I know I’m meant to start this story with what I see: locals flashing red betel-nut smiles; white manidhar prayer flags fluttering on hillsides as a sign of respect to the dead; crimson-robed monks playing football on the crest of a mountain, on the highest ground I’ve set foot on in my life, so close to the blue sky that I could reach out and put some in my pocket for later.
But this story begins and ends on the inside. Bhutan offers so much more than what you see.
Wedged between the goliaths of India and China, Bhutan is a quiet and proud David. One of the poorest countries in Asia, it is best known for its Gross National Happiness Index, which was introduced by the fourth King of Bhutan in 1972 to measure the general wellbeing of citizens and, in turn, to influence economic and social policy. It’s the only officially Buddhist country in the world, where temples and stupas literally poke from the peaks of mountains, rock faces and side streets; homes have their own shrines; and prayer and devotion are like breakfast, lunch and dinner. Essential. Everyday. Ordinary.
On my second day in the Buddhist kingdom, I’m offered a long-life blessing – it feels like bad karma to refuse. The nation of roughly 800,000 people sits about 2500 metres above sea level and I’ve climbed a few metres more up a steep wooden ladder to a temple in the Dechen Phodrang monastery – a school for young monks, who are essentially children of extreme poverty.
Image credit: Young monks hurry to prayer.
A semicircle of boy-monks chant, rock and play ceremonial drums and trumpets. I sit cross-legged on the floor in the middle of the modest temple with my friend. We’re doing that tourist thing of trying to look respectful while wondering when we can leave without causing offence. We’re engaged in an eye dance of proposed exit strategies when the round-faced head monk, straight out of central casting, breaks from the chanting and speaks in clear but accented English.
“Where are you from?”
“I love Australia. I’ve been to Perth, Brisbane, Canberra, Melbourne, Sydney.”
Another Bhutan surprise.
He blesses us with water from a bumpa (it looks like a teapot) resplendent with ostrich feathers, ties a yellow string around our necks and asks if we mind him sharing lessons from his past 45 years.
“I am old. But I know now, I am enough. I have enough,” he says, smiling. “And you? You know you are enough, too?” I feel uncomfortable when my yoga teacher back home talks too much about being grateful. I smile, hoping his question is rhetorical.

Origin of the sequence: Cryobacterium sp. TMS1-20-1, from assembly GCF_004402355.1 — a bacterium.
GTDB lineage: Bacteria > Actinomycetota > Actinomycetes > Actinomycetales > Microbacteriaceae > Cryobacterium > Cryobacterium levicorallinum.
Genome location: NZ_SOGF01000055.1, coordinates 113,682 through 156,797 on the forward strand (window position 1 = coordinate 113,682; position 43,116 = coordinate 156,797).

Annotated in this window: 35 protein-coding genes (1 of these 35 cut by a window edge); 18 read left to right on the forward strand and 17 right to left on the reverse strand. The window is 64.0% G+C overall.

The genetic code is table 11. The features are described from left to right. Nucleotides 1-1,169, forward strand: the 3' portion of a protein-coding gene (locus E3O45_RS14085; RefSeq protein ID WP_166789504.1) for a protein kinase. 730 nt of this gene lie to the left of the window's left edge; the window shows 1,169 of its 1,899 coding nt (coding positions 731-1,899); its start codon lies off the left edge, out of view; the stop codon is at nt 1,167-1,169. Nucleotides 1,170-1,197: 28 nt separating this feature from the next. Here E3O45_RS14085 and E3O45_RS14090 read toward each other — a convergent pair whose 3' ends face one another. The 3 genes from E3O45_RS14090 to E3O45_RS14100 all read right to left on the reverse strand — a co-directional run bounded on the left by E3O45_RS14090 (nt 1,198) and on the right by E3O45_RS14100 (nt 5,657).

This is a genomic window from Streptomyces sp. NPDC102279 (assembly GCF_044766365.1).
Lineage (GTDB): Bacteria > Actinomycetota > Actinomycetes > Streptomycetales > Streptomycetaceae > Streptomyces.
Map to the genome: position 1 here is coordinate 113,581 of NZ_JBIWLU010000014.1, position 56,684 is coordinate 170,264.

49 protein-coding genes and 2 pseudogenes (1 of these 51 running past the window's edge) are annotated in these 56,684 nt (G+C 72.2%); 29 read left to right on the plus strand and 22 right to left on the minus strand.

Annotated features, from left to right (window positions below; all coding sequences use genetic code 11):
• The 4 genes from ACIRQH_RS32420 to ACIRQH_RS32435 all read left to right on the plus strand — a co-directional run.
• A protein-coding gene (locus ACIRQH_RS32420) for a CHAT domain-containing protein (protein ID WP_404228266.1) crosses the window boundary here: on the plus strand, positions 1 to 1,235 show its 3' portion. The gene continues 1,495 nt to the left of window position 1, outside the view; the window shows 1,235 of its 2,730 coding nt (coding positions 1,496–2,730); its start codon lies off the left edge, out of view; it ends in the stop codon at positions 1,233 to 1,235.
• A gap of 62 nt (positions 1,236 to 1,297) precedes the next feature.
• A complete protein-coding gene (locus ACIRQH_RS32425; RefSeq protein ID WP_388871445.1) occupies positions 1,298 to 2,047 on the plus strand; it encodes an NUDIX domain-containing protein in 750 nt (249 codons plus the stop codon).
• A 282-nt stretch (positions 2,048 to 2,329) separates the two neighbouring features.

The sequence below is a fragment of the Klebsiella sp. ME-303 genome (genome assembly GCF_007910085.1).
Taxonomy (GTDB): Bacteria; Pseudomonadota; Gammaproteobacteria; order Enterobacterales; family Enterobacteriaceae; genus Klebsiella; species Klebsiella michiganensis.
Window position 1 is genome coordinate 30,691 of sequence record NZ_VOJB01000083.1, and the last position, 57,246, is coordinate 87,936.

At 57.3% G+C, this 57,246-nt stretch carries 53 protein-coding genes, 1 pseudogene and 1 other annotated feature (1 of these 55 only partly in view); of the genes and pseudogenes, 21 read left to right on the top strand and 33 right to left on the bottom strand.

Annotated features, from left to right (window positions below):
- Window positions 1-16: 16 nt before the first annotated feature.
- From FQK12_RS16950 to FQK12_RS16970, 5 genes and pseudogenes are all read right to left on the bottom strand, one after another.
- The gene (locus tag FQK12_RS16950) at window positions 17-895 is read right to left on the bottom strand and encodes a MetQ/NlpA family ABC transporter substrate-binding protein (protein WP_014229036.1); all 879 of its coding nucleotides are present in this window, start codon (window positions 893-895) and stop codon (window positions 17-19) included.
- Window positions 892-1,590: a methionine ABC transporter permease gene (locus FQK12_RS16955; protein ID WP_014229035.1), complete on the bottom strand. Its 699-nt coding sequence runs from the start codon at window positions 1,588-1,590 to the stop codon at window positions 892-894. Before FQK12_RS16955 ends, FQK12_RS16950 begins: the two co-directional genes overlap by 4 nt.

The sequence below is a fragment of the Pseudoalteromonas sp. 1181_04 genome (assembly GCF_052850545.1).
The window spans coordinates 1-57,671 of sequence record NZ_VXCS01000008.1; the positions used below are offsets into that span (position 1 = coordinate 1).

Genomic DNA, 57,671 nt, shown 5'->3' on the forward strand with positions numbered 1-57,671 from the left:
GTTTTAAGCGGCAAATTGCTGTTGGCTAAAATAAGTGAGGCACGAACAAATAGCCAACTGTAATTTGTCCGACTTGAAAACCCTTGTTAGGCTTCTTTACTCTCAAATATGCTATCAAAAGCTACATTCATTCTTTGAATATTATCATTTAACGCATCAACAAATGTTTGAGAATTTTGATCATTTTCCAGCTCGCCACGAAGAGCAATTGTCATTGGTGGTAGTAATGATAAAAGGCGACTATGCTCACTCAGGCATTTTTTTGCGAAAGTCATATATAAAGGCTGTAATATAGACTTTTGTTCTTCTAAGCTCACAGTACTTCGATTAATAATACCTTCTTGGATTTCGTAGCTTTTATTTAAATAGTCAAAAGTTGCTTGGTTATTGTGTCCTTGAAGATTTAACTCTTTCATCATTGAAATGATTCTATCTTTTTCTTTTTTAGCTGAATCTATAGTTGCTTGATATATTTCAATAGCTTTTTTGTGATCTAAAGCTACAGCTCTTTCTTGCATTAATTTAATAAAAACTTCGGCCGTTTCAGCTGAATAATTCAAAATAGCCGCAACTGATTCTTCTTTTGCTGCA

I learn quickly that the Bhutanese are polite (and have a cheeky sense of humour) but don’t muck around with small talk. Our guide, Tashi – a guide is compulsory in Bhutan – likes to ask the big questions: “Why do you work so much?”, “Do you want a son?”, “Why do you walk so fast?” We hike five to 15 kilometres every day, visiting towns and temples (often straight up hills dense with fir trees) and I discover Tashi is as competitive as I am.
Image credit: Prayer flags flutter in the breeze below Amankora.
On driving excursions we share the road with wandering cows, sleeping dogs and the occasional deer. We pass signs that say, in English, “Keep the environment clean and green”, “Be gentle on my curves” and “No hurry, No worry”, the latter a national character trait.
Bhutan is a place of inspiring lasts. It was one of the last countries to get wi-fi and TV (1999) and still doesn’t have any traffic lights. “We did have one set in [the capital] Thimphu but we took them down straight away,” Tashi tells me as our driver, Wang Chuck, skilfully navigates winding roads and lazy clouds trying to land on the car roof. “They complicate things.”
Image credit: A suite at Amankora’s Punakha Lodge.
Bhutan may be small but it has distinct regions. Amankora has five ultra-luxury lodges dotted throughout and my friend and I stay at three, zigzagging between them in the back of our comfortable 4WD. At each property we are completely indulged – there’s wi-fi if we want it and a thoughtful Western menu (we can also opt for local fare, such as the national dish of chilli and cheese served with red rice). Eschewing ostentatiousness, Amankora is all about subtle luxury, sensitivity to the natural and cultural surrounds, sympathetic architecture, intimate experiences (early-morning yoga and a late-afternoon facial, followed by a Green Margarita and scallop crudo) and perhaps the ultimate in indulgence: hyper-personal service. Amankora also arranged for Tashi to plan and guide our daily activities and to not laugh when we first tried the popular local beverage of butter tea. It’s butter. In warm water.